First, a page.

The authorities in the Comoros islands say that government forces have captured the island of Anjouan to end a year-long rebellion.
There was a dawn assault led by government forces
Government soldiers, backed by African Union troops, staged the attack to remove renegade leader Mohammed Bacar from power.
Why is the Comoros so unstable?
The three islands that make up the Comoros federation, 300km off the coast of East Africa, have never really functioned as a nation having gone through more than 20 coups or attempted coups in 38 years.
The islands were a French plantation colony for a 140 years until their independence in 1975, but the fourth island of the archipelago, Mayotte, is under still French rule.
In fact, the Comoros was the only French colony to unilaterally declare independence - the rest were offered their freedom.
Some observers blame French interests for the instability on the archipelago - and the infamous French mercenary, Bob Denard, led four coups there.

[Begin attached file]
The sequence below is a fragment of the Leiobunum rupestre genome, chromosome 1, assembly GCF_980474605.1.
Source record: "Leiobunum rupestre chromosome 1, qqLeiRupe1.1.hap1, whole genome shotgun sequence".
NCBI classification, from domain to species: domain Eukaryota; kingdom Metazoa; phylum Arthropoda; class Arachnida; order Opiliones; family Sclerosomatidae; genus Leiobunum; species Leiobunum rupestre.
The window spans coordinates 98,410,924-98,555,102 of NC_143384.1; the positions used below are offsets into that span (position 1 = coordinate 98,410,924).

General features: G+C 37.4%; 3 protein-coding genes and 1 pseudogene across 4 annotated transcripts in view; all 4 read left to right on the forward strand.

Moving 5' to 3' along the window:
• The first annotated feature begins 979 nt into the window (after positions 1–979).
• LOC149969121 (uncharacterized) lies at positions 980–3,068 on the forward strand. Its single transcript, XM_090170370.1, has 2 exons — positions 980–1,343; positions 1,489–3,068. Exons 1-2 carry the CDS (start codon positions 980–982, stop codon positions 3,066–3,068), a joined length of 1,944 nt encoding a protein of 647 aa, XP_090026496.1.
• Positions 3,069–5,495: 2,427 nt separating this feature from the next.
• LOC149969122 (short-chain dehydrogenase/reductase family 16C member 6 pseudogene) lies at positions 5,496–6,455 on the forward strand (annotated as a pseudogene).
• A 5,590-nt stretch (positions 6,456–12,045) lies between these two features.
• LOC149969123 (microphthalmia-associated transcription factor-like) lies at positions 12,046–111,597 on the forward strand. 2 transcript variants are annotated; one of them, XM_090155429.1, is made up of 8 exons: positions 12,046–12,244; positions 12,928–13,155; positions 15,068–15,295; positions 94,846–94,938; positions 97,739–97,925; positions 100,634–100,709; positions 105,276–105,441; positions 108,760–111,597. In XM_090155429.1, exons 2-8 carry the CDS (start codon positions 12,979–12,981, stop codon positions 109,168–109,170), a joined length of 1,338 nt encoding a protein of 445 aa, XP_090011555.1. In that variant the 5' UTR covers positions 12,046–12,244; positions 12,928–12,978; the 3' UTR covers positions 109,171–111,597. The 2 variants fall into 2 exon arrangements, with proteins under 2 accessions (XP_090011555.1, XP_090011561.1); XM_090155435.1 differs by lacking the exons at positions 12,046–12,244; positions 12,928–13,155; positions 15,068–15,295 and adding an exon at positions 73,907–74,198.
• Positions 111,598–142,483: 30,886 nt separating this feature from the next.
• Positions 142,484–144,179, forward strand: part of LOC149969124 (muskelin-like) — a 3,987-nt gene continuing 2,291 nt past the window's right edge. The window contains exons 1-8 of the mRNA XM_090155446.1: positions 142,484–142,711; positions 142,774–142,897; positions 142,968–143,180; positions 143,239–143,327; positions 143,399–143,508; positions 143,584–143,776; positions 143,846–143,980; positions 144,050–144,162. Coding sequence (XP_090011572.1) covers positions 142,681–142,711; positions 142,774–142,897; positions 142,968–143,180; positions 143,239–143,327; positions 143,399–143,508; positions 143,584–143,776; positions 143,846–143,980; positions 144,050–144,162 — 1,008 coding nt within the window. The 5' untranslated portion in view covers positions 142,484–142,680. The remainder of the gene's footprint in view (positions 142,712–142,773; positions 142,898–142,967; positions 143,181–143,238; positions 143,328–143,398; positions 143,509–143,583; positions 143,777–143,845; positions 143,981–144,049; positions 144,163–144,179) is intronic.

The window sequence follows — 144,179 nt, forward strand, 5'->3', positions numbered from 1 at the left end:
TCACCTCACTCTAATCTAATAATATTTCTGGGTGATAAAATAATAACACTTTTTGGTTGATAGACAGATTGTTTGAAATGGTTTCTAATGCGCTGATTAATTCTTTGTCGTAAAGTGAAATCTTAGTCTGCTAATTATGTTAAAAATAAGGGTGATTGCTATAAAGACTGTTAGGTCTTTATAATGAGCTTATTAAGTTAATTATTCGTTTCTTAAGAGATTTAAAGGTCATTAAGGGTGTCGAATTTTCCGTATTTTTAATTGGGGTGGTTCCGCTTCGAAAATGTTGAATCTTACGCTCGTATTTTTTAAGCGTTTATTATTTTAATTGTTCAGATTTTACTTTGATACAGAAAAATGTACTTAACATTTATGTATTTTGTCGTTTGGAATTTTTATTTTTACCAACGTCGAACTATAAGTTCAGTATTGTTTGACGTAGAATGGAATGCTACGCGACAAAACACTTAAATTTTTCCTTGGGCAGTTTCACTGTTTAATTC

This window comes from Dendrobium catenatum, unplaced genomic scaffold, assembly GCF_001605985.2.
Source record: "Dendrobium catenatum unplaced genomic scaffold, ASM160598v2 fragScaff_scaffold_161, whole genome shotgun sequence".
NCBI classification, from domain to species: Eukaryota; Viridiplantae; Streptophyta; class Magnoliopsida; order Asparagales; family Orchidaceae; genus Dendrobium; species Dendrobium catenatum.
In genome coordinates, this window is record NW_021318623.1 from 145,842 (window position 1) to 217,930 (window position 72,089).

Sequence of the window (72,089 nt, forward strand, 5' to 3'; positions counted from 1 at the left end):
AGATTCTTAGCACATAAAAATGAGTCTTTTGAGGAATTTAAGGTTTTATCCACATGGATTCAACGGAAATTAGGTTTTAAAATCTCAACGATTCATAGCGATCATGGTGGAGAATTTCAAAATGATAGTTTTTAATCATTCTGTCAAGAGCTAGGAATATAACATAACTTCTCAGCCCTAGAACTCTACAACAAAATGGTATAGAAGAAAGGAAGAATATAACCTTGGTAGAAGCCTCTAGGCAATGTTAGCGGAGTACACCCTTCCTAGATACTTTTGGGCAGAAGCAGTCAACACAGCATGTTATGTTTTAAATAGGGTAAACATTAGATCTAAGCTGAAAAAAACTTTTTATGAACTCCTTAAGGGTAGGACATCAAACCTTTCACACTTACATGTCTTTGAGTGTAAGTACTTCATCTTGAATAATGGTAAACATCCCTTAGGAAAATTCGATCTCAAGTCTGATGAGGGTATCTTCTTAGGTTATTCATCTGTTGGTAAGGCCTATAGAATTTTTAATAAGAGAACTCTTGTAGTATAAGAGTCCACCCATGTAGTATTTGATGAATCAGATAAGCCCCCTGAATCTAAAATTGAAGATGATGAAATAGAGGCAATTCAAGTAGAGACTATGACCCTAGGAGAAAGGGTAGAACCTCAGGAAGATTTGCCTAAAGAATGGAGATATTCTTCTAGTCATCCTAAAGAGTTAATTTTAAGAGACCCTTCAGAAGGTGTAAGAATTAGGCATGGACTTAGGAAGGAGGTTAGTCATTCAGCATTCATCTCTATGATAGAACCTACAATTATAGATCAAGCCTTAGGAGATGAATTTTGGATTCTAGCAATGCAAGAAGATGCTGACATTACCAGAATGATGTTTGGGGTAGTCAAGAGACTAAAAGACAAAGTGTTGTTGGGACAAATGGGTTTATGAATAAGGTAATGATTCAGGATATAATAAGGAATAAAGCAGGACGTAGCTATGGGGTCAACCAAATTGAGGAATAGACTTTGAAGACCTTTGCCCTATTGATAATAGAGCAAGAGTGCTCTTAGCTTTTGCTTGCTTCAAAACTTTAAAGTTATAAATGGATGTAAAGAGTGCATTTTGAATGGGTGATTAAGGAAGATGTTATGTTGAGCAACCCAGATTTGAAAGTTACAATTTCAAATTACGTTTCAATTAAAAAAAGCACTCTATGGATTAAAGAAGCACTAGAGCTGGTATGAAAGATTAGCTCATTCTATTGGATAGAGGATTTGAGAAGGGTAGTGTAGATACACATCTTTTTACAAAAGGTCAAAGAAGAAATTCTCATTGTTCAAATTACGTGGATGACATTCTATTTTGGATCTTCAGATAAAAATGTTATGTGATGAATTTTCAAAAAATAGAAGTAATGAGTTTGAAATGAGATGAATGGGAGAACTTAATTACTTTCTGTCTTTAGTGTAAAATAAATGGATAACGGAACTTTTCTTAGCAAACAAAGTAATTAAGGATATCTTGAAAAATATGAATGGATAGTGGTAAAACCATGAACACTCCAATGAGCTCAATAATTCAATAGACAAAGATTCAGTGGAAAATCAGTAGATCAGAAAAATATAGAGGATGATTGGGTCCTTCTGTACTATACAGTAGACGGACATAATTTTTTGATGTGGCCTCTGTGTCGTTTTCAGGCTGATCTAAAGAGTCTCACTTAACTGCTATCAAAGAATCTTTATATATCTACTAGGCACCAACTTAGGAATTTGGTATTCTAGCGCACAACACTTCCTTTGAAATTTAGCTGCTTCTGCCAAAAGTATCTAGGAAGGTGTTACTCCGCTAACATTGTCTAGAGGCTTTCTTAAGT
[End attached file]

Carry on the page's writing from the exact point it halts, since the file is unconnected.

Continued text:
What is the root of the current dispute?
Eleven years ago, the local leaders of the two smaller islands, Moheli and Anjouan, fell out with the Comoros central government on the biggest island, Grand Comore, and declared independence.
Some on Anjouan even asked to be recolonised by the French.
In the end, a new constitution was agreed in 2001 to maintain harmony - giving more local autonomy and for the islands to take turns in selecting the federal president.
The first federal leader from Anjouan was an Iranian-trained Muslim cleric, Ahmed Abdallah Sambi, nicknamed the Ayatollah.
He took office in 2006 in the federal capital on Grand Comore, but his local rival back on Anjouan, Mohammed Bacar, refused to give up his post when it was time for a change of leader there last year.
He was re-elected in polls deemed illegitimate by the central authorities.
The island was declared to be in rebellion, and the African Union provided over 1,000 troops to back up the one-day military operation to take back Anjouan by force.
Is the Comoros of strategic importance?
The islands hold no sway economically and Comorans, more Arab than African, are among the poorest people in Africa and are heavily dependent on foreign aid.
However, their power lies in the precedent they can set.
If one of them breaks away, and the African Union lets it happen, this could be perceived as the green light for other secessionist groups.
Significantly, the two nations contributing troops are Sudan - with war-torn Darfur and the south on its hands - and Tanzania - with secessionist leanings on the semi-autonomous island of Zanzibar.